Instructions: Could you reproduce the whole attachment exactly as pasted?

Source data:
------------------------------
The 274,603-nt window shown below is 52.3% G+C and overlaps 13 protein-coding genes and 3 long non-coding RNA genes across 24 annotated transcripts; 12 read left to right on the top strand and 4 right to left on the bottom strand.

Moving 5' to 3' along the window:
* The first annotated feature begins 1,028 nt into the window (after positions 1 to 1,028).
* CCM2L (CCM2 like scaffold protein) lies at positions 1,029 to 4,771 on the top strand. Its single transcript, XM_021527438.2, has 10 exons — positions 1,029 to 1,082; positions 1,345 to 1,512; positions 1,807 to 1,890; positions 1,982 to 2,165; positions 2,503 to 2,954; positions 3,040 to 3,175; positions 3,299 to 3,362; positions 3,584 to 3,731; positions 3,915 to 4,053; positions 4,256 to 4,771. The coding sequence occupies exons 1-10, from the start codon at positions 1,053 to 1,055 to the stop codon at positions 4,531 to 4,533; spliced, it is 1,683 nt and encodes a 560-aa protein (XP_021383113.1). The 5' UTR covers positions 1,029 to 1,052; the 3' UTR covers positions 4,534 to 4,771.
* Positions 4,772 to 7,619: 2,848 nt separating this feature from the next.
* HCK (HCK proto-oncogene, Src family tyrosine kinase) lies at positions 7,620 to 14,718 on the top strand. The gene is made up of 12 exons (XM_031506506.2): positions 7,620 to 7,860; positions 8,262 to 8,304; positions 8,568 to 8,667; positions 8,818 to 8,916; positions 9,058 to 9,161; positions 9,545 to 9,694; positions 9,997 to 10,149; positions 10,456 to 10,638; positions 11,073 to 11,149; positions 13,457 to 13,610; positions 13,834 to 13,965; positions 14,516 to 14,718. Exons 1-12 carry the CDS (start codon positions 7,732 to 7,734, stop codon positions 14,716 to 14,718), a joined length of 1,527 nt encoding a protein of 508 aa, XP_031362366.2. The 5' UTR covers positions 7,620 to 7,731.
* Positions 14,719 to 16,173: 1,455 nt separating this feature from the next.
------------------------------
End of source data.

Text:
The 274,603-nt window shown below is 52.3% G+C and overlaps 13 protein-coding genes and 3 long non-coding RNA genes across 24 annotated transcripts; 12 read left to right on the top strand and 4 right to left on the bottom strand.

Moving 5' to 3' along the window:
* The first annotated feature begins 1,028 nt into the window (after positions 1 to 1,028).
* CCM2L (CCM2 like scaffold protein) lies at positions 1,029 to 4,771 on the top strand. Its single transcript, XM_021527438.2, has 10 exons — positions 1,029 to 1,082; positions 1,345 to 1,512; positions 1,807 to 1,890; positions 1,982 to 2,165; positions 2,503 to 2,954; positions 3,040 to 3,175; positions 3,299 to 3,362; positions 3,584 to 3,731; positions 3,915 to 4,053; positions 4,256 to 4,771. The coding sequence occupies exons 1-10, from the start codon at positions 1,053 to 1,055 to the stop codon at positions 4,531 to 4,533; spliced, it is 1,683 nt and encodes a 560-aa protein (XP_021383113.1). The 5' UTR covers positions 1,029 to 1,052; the 3' UTR covers positions 4,534 to 4,771.
* Positions 4,772 to 7,619: 2,848 nt separating this feature from the next.
* HCK (HCK proto-oncogene, Src family tyrosine kinase) lies at positions 7,620 to 14,718 on the top strand. The gene is made up of 12 exons (XM_031506506.2): positions 7,620 to 7,860; positions 8,262 to 8,304; positions 8,568 to 8,667; positions 8,818 to 8,916; positions 9,058 to 9,161; positions 9,545 to 9,694; positions 9,997 to 10,149; positions 10,456 to 10,638; positions 11,073 to 11,149; positions 13,457 to 13,610; positions 13,834 to 13,965; positions 14,516 to 14,718. Exons 1-12 carry the CDS (start codon positions 7,732 to 7,734, stop codon positions 14,716 to 14,718), a joined length of 1,527 nt encoding a protein of 508 aa, XP_031362366.2. The 5' UTR covers positions 7,620 to 7,731.
* Positions 14,719 to 16,173: 1,455 nt separating this feature from the next.